In a path breaking order that is certain to reduce to a great extent the atmospheric pollution of the smog choked Indian capital of Delhi, the Supreme Court of India has indeed taken a bold initiative. Notwithstanding the ire of car manufacturers, the order is likely to be a trendsetter benefitting the common man and planet earth.
Inhabitants of Delhi of course had a sigh of relief when the Supreme Court has ordered a temporary ban on the sale of large diesel cars in New Delhi to combat toxic smog in the city, even as some carmakers feel it will prompt them to reconsider investment plans in the country.
According to the Supreme Court order, the registration of sport-utility vehicles and other diesel cars with an engine capacity of 2,000 cc or more is banned in Delhi and the surrounding region with immediate effect until March 31. However Delhi’s crackdown on diesel cars has unsettled the industry, its salesmen and investors, who warn the ban and uncertainty around it could derail a tentative recovery in Indian sales and leave dealers with a heavy stock of unsold cars.
Environmental campaigners and the lawyer who brought the case to the Supreme Court, however, say they want to see the order extended beyond the capital to other smog-choked cities. One of the worst affected is Daimler AG’s Mercedes-Benz, for whom the Delhi region represents almost a quarter of sales in the country. According to reports the ban and the uncertainty around it would severely impact growth plans and future investment in India. The affected car makers also fear that it would also result in job loss considerably in the diesel engine manufacturing sector and dealer points.
In public interest
The court, which said the order, would not hit India’s common man, stopped short of banning the smaller cars that clog India’s roads. But it did also prohibit trucks from passing through the city to reach other states and banned all trucks over 10 years old from the capital. An existing charge imposed on trucks making deliveries to Delhi itself was doubled up to Rs 2,600 rupees. Other measures include a demand for all taxis in Delhi, mainly those operated by Uber and local rival Ola, to replace diesel with natural gas, as well as a broad, immediate ban on burning solid waste.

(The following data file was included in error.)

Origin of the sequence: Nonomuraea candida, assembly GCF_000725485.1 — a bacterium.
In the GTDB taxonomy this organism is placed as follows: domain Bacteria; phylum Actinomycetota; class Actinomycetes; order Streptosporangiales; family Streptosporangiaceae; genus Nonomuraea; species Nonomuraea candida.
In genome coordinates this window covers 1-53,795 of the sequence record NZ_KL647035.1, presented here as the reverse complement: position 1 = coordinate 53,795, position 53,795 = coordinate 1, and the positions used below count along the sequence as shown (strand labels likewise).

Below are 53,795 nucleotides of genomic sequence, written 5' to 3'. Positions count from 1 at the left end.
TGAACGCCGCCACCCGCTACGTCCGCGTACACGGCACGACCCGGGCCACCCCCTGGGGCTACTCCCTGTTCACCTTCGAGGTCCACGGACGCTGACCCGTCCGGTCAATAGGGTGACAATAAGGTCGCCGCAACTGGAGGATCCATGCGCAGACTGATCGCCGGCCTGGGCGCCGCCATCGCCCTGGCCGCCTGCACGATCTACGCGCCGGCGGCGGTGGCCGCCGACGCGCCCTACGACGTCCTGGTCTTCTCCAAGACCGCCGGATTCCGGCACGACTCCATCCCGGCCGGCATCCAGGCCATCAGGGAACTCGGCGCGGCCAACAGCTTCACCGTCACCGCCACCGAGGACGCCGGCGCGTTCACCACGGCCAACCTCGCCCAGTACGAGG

Mahindra & Mahindra, India’s top utility-vehicle maker was one of the biggest losers with shares down 5.5 percent. It said the ban would affect roughly 2 percent of its total monthly sales. Rivals such as Tata Motors and Toyota Motor Corp, the world’s top-selling carmaker, also have popular large cars. Greater Delhi contributes 8 percent of Toyota’s sales and 80 percent of vehicles sold in this region are diesel. However the Supreme Court on Tuesday refused to lift the ban. The court’s decision on a bunch of petitions filed by automakers Mercedes-Benz, General Motors, Mahindra & Mahindra, Toyota and Tata Motors came amid inputs that pollution levels in the city had gone down 30% following several steps taken under its careful watch.
These include diversion of commercial vehicles not bringing local supplies away from Delhi, higher environment cess on those entering the city and allowing odd-even vehicles to ply on alternate days. There’s another reason why banning sub-1.5-litre engines would make sense. Most of the vehicles running in the commercial category are powered by very basic diesel engines and most of them are either too old, or not adequately maintained adding to further to polluting the air quality in Delhi.
(Read the full story in the April issue of Safety Messenger Magazine 2016)